It’s never easy to find out your tenant wants to prematurely end their lease. As a landlord, you not only count on the income from your investment property, but it’s also in your best interest to keep your unit filled, and not just for monetary reasons. A vacant unit can increase your property insurance, and may be more at risk for fires and other accidents or liabilities.
When a tenant notifies you that they want to break their lease before their contract is up, what should your next steps be? The following actions will help protect your investment and ensure you make the best decisions moving forward.
Determine Their Motivation for Leaving
Once your tenant has notified you of their intentions, it’s important to determine why they want to break the lease early. The reason behind this is because in certain instances, you may be legally obligated to allow the tenant to break the contract. In other cases, while you may not have to let the tenant leave, it could be the best decision for everyone involved.
For example, if your tenant is in the military and gets deployed, you’re obligated to allow premature termination of the lease. If your tenant loses their job, ends a relationship, or has another reason for wanting to leave, you may consider letting them exit the contract on a case-by-case basis.
Review Their Obligations
If you’re not obligated to allow a tenant to vacate the property early—and you’ve reviewed their reasons for wanting to leave but are not convinced letting them break the lease is the best decision—this is a good time to review their responsibilities as a tenant with them.
Provided you have a legal lease in your state or district, the lease is a contract enforceable by law. You can remind your tenant that they’re required to honor the lease as a tenant just as you are obligated to honor the lease as a landlord. While it may not make a difference in regards to their plans to vacate the property, it’s a good idea to remind them of their responsibilities at this time.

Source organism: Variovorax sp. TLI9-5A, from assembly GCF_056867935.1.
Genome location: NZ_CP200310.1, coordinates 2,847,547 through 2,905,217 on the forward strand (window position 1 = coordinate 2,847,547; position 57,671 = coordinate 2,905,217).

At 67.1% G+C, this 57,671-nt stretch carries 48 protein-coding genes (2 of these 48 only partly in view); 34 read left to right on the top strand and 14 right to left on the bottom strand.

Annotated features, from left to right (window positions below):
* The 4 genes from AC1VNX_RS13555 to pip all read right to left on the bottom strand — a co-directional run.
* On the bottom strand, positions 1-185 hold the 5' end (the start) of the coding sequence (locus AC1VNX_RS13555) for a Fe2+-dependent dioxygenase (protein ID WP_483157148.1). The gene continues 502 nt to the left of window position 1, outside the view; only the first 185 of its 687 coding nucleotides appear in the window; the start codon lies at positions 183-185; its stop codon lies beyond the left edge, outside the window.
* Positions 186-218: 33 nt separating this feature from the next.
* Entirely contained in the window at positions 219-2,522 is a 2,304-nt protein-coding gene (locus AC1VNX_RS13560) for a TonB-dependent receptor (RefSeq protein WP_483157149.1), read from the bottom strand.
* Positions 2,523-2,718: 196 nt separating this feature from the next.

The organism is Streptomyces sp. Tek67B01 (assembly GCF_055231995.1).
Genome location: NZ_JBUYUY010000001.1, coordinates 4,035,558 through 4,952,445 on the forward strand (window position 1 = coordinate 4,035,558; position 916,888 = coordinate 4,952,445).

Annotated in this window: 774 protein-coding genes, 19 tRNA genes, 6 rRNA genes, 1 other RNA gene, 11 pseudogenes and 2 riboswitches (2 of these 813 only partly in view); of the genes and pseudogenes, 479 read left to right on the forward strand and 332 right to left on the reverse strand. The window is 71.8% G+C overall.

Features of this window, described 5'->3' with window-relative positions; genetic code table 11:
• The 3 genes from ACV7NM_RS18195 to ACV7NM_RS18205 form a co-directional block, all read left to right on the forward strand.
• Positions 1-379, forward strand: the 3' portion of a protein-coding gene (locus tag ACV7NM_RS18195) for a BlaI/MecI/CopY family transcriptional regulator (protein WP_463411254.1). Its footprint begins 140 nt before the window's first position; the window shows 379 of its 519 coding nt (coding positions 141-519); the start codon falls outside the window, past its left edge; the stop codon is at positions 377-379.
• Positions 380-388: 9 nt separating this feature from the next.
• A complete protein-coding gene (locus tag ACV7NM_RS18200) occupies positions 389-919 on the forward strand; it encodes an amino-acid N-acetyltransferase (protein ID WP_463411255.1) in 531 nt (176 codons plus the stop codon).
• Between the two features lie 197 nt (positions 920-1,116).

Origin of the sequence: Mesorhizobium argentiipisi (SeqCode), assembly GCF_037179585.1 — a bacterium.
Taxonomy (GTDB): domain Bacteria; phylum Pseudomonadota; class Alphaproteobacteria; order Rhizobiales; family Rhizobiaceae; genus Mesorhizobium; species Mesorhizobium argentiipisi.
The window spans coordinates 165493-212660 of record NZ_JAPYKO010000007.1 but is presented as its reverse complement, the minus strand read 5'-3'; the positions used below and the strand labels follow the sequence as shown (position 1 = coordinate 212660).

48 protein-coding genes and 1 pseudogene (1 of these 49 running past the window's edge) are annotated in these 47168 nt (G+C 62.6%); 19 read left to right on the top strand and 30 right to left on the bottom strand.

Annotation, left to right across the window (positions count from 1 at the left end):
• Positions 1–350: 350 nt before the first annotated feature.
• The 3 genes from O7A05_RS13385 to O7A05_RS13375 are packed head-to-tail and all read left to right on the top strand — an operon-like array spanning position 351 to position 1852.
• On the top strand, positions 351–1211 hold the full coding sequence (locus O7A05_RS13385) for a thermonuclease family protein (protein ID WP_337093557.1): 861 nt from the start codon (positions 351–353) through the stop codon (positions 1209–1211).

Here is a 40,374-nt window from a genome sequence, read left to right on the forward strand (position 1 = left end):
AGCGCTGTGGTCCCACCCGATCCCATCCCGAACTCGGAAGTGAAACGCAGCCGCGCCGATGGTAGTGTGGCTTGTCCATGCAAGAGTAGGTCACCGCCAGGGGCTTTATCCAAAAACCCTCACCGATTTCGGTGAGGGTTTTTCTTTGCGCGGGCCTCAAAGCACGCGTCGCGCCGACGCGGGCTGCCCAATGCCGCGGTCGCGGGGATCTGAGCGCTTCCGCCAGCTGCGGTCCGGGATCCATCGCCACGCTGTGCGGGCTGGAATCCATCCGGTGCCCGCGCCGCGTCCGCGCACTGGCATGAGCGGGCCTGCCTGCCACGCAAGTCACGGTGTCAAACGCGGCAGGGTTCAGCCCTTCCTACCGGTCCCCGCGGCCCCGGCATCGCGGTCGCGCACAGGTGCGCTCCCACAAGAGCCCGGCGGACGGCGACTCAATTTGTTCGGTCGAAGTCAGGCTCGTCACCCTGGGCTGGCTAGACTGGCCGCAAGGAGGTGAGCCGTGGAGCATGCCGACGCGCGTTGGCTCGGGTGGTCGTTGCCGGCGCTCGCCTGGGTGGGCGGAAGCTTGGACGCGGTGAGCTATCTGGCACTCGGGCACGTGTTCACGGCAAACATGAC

Make a Plan
Making a plan can help ensure that you’ll still receive income and have enough time to figure out what’s going to happen with your property. If you must let your tenant leave—or they decide to leave anyway—you need to make a plan.
For military tenants and other renters that have a valid reason for wanting to break the lease, you can let them go, but you need to begin searching for a new tenant as soon as possible. In some cases, your tenant should still pay rent while you’re searching for a new prospect. In other cases, it’s not appropriate to require a resident to pay rent, even if they broke the lease without your permission.
Consider Consulting a Professional
When a tenant wants to break their lease early, you may wonder if you should consult a legal professional to determine your next steps. While you may not need to consult an attorney right away, you may consider consulting a professional property management company to determine if your tenant has a right to break the lease and if you should pursue legal action.
Having a professional give you their outside opinion on the matter can help you make the best decision for your unit, avoid unnecessary legal fees, and keep your investment property occupied!
Have Questions? Get in Touch With Us
FAS Management has provided professional property management solutions to Washington DC for more than 70 years. Our team can advise you on best practices as well as ensure your lease includes stipulations in regards to early termination before your tenant even reviews the contract. Get in touch with us today to ask a question or learn more about what we offer at (202) 337-5080!